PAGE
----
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Q&A: What is COP15 and why should investors care?

The UN biodiversity summit COP15 is taking place in Montreal, Canada, next month. We explain why it matters.

Rain forest


Vicki Owen‎
Content writer, Schroders Group

COP27, the UN climate summit, is well-known as the world’s biggest conference on climate change. But many people may be unaware of what COP15 is and why it’s important. In this quick Q&A, we look at why there are two big COP events in 2022, how they differ and what this has to do with investing.

What is COP15 and how is it different to COP27?

COP15 is the UN’s next biodiversity conference.

The theme this year is Ecological Civilisation: Building a Shared Future for All Life on Earth. It will be the biggest biodiversity summit in a decade and has been delayed for two years because of the Covid-19 pandemic.

While COP27 is the United Nations’ climate conference and COP15 its biodiversity summit, climate and nature are inextricably linked.

There are three meetings focused on achieving global pledges on biodiversity being held in Montreal, Canada, from 7-19 December. The focus of COP15 is on agreeing a ‘post-2020 framework towards a 2050 vision of living in harmony with nature’.

This is the 15th meeting of the Conference of the Parties (COP) to the Convention on Biological Diversity (CBD)

What is the Convention on Biological Diversity (CBD)?

The CBD came into force on 29 December 1993. It is a legal instrument governed by the Conference of the Parties.

It has three main objectives. The conservation of biological diversity, the sustainable use of the components of biological diversity, and the fair and equitable sharing of the benefits arising out of the utilisation of genetic resources.

Why does the biodiversity summit matter?

The conference follows stark warnings about humans’ impact on nature, biodiversity loss and its importance. For example:

  • The Amazon, the world’s largest rainforest, could “cease to function” as a carbon sequestering climate ecosystem within the next decade, according to a new report from WWF.
  • Monitored wildlife populations – mammals, birds, amphibians, reptiles and fish – have seen a dramatic 69% decline on average since 1970,The Living Planet Report, also from WWF, has found.
  • Marine and terrestrial ecosystems are the sole sinks for anthropogenic carbon emissions, with a gross sequestration of 5.6 gigatons of carbon per year (the equivalent of some 60% of global anthropogenic emissions), according to research in the Intergovernmental Science-Policy Platform on Biodiversity and Ecosystem Services (IPBES) 2019 report.
  • More than 75% of global food crops, including fruits and vegetables and some of the most important cash crops, such as coffee, cocoa and almonds, rely on animal pollination, it found.

Antonio Guterres, UN Secretary-General, has said: “We are losing our suicidal war against nature. The rate of species loss is tens to hundreds of times higher than the average of the past 10 years – and accelerating… Ecosystem collapse could cost almost $3 trillion annually by 2030… COP15 is our chance to call a ceasefire…it should lay the foundations for a permanent peace agreement.”

Sarah Woodfield, an active ownership manager specialising in biodiversity and natural capital, said the conference comes “against a backdrop of limited progress towards the 2020 framework, with multiple studies demonstrating the alarming rate at which manmade biodiversity loss is occurring in every ecosystem.”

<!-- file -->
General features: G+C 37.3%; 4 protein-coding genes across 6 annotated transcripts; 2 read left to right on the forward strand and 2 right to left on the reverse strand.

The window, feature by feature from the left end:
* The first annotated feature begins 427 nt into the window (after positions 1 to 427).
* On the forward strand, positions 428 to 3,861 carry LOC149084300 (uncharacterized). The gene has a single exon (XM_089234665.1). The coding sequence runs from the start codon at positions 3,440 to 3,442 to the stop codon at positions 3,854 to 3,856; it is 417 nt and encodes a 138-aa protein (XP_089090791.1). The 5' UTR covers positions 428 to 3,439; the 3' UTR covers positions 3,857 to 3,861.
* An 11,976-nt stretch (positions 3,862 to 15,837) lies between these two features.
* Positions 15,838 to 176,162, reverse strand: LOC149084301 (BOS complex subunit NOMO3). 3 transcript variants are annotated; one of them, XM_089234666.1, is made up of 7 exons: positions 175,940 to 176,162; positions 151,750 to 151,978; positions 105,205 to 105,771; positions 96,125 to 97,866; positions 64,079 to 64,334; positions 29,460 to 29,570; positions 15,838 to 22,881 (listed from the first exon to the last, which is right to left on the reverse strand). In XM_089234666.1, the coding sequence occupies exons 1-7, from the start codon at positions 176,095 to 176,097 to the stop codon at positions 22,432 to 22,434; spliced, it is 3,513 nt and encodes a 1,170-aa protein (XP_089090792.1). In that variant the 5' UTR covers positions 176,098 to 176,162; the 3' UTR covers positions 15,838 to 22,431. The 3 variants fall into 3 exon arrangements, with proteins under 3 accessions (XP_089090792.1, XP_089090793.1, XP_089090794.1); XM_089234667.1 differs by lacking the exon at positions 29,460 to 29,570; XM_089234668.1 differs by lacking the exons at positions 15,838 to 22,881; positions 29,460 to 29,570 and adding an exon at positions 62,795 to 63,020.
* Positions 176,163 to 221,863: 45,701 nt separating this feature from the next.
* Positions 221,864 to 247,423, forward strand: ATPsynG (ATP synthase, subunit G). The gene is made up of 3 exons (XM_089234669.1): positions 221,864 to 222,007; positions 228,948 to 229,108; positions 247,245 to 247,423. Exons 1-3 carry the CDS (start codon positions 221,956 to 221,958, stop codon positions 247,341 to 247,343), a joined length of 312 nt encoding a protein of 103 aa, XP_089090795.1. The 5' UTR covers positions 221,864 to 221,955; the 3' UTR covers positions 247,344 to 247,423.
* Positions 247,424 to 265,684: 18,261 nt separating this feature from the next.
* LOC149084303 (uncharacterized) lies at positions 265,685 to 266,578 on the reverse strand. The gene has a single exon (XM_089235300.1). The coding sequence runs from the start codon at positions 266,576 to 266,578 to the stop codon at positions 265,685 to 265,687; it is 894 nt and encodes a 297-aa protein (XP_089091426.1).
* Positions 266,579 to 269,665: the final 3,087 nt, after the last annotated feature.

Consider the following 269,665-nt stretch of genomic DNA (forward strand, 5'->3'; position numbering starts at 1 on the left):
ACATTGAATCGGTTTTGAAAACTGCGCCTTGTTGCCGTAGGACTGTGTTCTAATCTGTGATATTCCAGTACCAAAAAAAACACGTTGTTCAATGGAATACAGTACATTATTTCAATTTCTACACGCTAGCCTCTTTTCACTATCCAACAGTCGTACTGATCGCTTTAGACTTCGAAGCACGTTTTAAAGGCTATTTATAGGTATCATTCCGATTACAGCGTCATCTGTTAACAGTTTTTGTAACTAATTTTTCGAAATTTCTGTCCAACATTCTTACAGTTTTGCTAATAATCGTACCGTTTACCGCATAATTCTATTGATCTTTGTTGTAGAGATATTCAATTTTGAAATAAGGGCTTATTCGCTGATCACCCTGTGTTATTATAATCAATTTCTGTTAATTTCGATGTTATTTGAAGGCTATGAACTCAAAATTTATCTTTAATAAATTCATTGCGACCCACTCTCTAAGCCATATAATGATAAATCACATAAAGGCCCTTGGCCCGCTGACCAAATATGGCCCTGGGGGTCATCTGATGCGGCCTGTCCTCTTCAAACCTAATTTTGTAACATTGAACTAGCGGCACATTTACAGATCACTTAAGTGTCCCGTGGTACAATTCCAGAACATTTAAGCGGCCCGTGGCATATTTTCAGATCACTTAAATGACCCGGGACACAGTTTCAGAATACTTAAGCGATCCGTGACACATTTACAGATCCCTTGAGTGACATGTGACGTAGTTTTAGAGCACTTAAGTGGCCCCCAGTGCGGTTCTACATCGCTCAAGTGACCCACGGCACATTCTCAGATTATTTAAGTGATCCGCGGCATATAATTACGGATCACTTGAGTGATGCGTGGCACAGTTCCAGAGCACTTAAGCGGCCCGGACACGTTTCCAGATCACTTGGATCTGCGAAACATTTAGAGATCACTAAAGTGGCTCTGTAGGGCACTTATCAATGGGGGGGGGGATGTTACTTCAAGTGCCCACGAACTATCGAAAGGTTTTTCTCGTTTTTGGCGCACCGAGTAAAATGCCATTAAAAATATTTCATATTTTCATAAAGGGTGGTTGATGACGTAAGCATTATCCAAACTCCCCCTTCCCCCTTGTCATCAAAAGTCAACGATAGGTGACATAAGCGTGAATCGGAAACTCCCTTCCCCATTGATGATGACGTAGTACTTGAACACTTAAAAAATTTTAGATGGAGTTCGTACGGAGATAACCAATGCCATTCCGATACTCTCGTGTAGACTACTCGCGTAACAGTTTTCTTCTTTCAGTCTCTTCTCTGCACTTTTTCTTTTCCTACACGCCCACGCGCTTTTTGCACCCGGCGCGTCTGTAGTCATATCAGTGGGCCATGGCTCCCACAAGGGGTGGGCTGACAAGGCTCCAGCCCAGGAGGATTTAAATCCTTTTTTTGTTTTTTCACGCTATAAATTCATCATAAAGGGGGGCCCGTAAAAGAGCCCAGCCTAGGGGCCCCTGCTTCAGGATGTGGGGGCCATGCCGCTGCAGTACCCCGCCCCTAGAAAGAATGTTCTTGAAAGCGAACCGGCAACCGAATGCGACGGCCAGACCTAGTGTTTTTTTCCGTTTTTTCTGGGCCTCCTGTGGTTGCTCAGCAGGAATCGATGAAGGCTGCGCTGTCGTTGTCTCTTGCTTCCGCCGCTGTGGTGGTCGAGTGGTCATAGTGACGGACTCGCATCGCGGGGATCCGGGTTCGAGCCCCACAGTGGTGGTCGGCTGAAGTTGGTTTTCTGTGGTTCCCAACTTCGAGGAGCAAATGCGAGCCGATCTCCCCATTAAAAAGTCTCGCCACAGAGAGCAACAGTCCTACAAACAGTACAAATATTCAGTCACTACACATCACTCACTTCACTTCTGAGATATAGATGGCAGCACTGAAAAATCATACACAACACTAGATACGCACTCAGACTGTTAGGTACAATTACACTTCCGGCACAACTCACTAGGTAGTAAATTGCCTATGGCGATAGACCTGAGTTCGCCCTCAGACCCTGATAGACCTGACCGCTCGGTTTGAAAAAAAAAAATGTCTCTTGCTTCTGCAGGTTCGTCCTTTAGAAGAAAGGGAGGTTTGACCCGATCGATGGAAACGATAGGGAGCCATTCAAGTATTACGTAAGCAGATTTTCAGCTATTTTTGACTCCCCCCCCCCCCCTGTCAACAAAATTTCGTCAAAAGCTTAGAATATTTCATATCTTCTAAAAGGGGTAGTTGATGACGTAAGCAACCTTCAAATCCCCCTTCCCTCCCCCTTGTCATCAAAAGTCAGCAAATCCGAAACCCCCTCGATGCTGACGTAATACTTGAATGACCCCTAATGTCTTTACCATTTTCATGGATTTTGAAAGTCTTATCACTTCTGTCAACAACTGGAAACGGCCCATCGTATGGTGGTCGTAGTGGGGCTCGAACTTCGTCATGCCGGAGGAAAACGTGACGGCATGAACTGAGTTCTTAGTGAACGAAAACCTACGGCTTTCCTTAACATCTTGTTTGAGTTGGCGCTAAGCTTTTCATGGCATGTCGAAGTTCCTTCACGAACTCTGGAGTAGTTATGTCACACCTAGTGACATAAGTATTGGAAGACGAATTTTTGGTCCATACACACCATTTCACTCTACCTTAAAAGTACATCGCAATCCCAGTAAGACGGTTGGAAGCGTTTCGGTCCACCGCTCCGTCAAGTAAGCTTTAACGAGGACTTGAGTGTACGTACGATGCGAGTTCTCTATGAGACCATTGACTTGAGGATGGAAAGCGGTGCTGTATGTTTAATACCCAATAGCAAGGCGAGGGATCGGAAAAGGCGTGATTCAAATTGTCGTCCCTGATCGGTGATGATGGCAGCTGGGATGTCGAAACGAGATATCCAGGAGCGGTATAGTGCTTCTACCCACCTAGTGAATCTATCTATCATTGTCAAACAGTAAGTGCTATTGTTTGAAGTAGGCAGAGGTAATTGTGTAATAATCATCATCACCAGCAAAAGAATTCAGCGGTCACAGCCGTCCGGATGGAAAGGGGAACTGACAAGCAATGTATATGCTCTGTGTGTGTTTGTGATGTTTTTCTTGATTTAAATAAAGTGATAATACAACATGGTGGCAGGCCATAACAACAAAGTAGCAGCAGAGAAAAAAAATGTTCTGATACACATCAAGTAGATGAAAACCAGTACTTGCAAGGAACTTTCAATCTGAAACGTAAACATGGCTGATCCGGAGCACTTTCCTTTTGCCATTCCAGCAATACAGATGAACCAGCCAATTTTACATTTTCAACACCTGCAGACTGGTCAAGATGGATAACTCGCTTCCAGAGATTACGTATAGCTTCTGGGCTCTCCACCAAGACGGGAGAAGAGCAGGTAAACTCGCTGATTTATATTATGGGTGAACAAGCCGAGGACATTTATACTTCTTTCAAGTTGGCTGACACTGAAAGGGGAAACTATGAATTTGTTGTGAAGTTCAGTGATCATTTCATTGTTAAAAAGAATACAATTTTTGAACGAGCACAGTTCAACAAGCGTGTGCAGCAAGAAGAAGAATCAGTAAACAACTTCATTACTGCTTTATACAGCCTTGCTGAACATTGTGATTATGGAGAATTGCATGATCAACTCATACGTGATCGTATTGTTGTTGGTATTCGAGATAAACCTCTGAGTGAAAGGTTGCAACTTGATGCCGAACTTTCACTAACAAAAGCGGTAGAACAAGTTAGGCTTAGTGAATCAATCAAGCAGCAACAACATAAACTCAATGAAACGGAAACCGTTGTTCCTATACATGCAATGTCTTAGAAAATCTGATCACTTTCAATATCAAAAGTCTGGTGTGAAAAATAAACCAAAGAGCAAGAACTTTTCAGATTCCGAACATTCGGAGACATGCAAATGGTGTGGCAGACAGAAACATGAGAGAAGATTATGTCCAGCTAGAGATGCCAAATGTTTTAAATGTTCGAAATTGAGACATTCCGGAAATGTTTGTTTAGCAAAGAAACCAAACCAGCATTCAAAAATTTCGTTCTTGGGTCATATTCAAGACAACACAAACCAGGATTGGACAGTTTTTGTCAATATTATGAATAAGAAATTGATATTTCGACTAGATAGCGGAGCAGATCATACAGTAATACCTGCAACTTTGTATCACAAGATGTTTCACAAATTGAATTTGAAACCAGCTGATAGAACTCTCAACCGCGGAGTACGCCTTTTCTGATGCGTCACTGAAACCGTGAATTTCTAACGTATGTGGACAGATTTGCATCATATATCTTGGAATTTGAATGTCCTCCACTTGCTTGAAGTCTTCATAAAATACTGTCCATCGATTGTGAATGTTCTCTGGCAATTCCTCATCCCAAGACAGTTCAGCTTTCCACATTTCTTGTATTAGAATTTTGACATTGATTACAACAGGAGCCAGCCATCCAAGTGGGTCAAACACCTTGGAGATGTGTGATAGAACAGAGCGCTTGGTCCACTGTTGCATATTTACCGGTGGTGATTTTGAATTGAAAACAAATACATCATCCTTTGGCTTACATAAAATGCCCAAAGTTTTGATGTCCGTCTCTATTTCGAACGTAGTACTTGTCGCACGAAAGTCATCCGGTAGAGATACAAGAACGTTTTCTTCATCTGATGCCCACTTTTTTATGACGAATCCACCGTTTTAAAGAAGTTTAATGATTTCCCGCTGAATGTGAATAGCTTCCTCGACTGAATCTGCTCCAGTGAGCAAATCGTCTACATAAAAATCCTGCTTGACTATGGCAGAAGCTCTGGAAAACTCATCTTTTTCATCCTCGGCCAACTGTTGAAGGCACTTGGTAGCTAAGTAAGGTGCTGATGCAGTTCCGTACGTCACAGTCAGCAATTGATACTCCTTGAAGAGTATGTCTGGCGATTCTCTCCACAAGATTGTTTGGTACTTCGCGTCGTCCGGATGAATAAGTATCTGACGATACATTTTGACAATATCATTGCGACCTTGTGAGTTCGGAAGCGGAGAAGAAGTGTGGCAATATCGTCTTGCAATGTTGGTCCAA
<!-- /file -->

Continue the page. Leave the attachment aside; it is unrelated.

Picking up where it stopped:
She added: “Halting and reversing biodiversity loss is also critical to reaching climate change commitments.”

The architects of the Paris Agreement have called on world leaders to create a “sister deal” to the 2015 treaty at COP15 this December.

What will be discussed and agreed?

The ambition of the conference is to reach agreement on urgent policy action required to achieve the following ambitions:

  • 2020-2030 – stabilisation (of trends that have exacerbated biodiversity loss);
  • 2030-50 Recovery of natural ecosystems; and 2050 – net improvement – living in harmony with nature.

Sarah Woodfield said: “However, as governments have had to deal with the fallout from the Covid-19 pandemic, war in Ukraine, and soaring inflation, there are concerns that there isn’t sufficient political will to address this urgent crisis.”

The text published last year includes “four goals, 10 milestones and 21 action targets to 2030”. A headline goal is “30 by 30”, an ambition to ensure that 30% of world’s land and oceans are designated as protected areas by 2030.

What do biodiversity and nature-loss have to do with investing?

Schroders’ Global Head of Sustainable Investment, Andy Howard, spoke as part of a panel on “What contributions can companies make to COP15 on biodiversity?” (a replay is available on YouTube here).

He explained: “There’s been huge amounts of focus on climate change, quite rightly, over the last few years, but I see it as symptomatic of a bigger challenge – and that bigger challenge is really the inevitable conflict from growing demand and finite resources.

“The natural environment is well past the point of being in credit, we’re in a deficit and that deficit is getting bigger. That creates risks, that creates opportunities, but fundamentally it requires us in the finance industry to think differently about what our role is and what we do.

“Across a whole range of areas, fundamentally the asset management industry is about connecting capital to areas of need and there are few greater areas of need than the need to invest in and support the natural environment.”

More from Schroders on this topic:

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Vicki Owen‎
Content writer, Schroders Group


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